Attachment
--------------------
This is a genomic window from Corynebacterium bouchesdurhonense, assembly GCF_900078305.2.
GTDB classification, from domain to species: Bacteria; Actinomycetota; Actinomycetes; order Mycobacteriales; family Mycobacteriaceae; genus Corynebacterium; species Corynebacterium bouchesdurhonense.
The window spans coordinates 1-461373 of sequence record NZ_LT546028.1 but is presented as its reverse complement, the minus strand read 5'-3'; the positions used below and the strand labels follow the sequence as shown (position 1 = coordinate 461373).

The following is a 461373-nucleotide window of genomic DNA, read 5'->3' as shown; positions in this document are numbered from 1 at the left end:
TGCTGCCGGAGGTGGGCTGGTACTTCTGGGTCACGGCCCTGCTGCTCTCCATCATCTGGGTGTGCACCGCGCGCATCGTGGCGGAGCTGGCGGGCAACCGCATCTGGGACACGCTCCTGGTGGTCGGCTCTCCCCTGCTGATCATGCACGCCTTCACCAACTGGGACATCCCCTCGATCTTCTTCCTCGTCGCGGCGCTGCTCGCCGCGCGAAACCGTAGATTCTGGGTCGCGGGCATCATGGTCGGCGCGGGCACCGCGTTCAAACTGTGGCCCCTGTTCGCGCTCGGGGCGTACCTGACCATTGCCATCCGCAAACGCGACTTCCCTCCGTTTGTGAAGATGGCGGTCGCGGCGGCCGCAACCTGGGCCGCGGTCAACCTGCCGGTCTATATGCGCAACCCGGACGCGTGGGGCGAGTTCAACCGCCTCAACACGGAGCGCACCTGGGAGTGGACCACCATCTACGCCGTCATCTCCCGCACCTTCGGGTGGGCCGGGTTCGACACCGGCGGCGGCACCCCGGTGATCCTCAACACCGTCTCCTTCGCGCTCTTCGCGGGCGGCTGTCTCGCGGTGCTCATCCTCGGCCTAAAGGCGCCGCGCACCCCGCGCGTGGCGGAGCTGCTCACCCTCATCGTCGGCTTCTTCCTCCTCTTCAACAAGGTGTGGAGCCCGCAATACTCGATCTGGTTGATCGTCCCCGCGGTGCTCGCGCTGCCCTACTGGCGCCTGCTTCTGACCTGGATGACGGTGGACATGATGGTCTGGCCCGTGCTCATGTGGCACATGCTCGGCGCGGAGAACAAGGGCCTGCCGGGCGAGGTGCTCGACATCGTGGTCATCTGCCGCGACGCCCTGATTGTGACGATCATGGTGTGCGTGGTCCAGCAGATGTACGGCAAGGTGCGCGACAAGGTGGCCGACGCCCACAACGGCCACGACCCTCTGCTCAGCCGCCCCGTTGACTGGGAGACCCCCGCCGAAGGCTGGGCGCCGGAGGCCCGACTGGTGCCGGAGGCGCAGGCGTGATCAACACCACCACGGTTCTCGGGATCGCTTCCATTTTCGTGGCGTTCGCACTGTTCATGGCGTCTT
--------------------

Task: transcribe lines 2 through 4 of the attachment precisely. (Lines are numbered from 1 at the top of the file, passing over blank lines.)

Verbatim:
GTDB classification, from domain to species: Bacteria; Actinomycetota; Actinomycetes; order Mycobacteriales; family Mycobacteriaceae; genus Corynebacterium; species Corynebacterium bouchesdurhonense.
The window spans coordinates 1-461373 of sequence record NZ_LT546028.1 but is presented as its reverse complement, the minus strand read 5'-3'; the positions used below and the strand labels follow the sequence as shown (position 1 = coordinate 461373).

The following is a 461373-nucleotide window of genomic DNA, read 5'->3' as shown; positions in this document are numbered from 1 at the left end: